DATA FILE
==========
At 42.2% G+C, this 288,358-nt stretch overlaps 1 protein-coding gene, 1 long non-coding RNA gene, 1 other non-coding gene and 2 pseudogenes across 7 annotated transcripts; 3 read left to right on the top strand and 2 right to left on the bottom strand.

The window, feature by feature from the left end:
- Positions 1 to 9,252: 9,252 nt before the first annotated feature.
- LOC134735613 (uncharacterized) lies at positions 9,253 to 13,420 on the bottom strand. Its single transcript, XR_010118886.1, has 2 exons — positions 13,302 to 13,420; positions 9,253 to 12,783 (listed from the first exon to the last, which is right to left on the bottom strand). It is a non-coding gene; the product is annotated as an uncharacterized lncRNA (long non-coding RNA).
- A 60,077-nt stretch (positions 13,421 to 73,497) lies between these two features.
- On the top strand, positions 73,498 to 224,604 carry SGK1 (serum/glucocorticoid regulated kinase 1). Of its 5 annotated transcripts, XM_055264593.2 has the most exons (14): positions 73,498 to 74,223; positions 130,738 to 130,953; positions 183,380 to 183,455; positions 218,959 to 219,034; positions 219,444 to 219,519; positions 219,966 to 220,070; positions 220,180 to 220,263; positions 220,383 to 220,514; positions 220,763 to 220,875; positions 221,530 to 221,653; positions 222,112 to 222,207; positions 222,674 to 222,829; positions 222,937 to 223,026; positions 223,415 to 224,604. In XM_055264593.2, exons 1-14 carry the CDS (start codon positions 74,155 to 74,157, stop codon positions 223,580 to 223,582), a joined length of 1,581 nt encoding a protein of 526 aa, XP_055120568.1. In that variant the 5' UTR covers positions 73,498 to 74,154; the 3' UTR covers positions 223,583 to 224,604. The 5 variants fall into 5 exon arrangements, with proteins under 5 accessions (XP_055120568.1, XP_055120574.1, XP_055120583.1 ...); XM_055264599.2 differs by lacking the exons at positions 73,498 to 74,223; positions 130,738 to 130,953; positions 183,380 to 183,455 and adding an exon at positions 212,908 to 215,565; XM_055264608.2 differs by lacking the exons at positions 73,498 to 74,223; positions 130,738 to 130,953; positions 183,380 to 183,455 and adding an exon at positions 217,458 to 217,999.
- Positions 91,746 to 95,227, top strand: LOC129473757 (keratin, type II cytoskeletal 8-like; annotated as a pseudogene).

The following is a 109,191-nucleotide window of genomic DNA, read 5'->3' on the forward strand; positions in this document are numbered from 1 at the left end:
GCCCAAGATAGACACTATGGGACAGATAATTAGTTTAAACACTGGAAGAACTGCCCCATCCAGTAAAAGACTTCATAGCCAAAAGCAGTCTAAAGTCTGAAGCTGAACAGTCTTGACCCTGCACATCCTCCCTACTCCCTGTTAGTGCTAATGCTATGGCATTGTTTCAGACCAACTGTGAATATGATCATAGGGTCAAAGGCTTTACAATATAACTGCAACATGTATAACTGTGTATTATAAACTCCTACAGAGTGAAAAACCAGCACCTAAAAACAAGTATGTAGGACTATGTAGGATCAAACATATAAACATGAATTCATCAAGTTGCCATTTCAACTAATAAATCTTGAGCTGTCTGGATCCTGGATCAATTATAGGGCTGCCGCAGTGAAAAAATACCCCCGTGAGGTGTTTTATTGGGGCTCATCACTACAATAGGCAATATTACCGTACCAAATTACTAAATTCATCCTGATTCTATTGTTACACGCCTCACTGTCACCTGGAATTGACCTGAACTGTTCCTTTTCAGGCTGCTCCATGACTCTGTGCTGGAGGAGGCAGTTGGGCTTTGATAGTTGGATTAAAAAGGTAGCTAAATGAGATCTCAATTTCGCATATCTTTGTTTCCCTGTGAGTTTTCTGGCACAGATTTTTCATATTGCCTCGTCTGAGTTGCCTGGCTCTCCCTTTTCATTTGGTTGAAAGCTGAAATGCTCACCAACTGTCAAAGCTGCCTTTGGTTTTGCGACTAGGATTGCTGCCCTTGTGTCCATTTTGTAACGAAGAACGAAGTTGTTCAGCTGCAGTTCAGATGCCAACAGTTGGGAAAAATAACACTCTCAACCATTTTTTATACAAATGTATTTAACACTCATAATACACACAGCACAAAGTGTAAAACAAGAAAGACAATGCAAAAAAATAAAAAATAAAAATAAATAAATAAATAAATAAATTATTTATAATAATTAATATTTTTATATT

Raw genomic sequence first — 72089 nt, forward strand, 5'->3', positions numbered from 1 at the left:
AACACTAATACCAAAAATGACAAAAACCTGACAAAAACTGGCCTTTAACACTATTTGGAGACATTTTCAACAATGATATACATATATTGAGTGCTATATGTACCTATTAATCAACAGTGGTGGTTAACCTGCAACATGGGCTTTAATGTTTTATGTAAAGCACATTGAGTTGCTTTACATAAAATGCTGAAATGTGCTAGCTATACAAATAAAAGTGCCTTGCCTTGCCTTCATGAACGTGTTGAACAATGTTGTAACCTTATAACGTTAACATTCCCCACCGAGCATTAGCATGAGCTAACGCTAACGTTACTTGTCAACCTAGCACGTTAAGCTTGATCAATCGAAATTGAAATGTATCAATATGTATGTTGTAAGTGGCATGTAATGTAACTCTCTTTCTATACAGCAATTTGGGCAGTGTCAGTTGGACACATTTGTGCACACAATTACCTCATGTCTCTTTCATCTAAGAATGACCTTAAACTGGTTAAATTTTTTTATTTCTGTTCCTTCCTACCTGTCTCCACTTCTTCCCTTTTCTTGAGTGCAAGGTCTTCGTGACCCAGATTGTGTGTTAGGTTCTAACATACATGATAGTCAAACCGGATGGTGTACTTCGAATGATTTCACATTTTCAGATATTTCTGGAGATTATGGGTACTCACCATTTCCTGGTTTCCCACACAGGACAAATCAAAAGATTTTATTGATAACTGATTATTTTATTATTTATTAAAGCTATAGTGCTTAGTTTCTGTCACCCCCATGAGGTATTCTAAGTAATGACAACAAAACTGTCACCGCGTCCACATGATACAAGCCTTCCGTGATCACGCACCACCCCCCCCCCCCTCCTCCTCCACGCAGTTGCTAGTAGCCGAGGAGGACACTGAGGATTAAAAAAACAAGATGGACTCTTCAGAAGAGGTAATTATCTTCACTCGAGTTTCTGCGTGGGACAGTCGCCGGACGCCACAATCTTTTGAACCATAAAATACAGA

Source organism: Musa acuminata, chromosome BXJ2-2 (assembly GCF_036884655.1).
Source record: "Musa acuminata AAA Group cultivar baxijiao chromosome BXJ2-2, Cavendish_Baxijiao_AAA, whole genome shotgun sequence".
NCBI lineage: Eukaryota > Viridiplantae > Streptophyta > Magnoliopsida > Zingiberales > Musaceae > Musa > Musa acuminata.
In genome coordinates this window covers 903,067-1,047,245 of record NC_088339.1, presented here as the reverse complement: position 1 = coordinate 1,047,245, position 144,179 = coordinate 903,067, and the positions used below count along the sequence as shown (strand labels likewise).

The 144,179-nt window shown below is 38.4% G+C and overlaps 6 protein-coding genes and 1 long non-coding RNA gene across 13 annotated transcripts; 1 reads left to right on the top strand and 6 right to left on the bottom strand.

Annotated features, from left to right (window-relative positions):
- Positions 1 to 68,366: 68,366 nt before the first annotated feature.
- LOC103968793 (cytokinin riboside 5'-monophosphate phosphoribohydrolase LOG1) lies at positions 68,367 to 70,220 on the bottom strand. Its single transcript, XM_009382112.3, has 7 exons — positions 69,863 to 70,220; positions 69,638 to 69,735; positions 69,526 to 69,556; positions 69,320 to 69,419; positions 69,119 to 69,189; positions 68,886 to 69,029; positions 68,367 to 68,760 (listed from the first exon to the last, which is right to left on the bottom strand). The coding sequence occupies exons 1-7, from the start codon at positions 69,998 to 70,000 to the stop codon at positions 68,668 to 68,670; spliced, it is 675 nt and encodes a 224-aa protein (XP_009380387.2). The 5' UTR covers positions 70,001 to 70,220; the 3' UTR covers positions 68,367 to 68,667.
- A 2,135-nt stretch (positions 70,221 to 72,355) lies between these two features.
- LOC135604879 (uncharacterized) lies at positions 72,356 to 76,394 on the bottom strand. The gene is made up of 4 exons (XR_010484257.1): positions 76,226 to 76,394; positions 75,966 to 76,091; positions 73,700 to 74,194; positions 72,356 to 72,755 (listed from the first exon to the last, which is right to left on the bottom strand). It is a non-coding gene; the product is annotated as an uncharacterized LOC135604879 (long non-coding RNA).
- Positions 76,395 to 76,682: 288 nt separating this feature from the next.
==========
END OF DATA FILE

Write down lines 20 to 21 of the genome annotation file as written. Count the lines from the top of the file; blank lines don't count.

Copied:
- A 2,135-nt stretch (positions 70,221 to 72,355) lies between these two features.
- LOC135604879 (uncharacterized) lies at positions 72,356 to 76,394 on the bottom strand. The gene is made up of 4 exons (XR_010484257.1): positions 76,226 to 76,394; positions 75,966 to 76,091; positions 73,700 to 74,194; positions 72,356 to 72,755 (listed from the first exon to the last, which is right to left on the bottom strand). It is a non-coding gene; the product is annotated as an uncharacterized LOC135604879 (long non-coding RNA).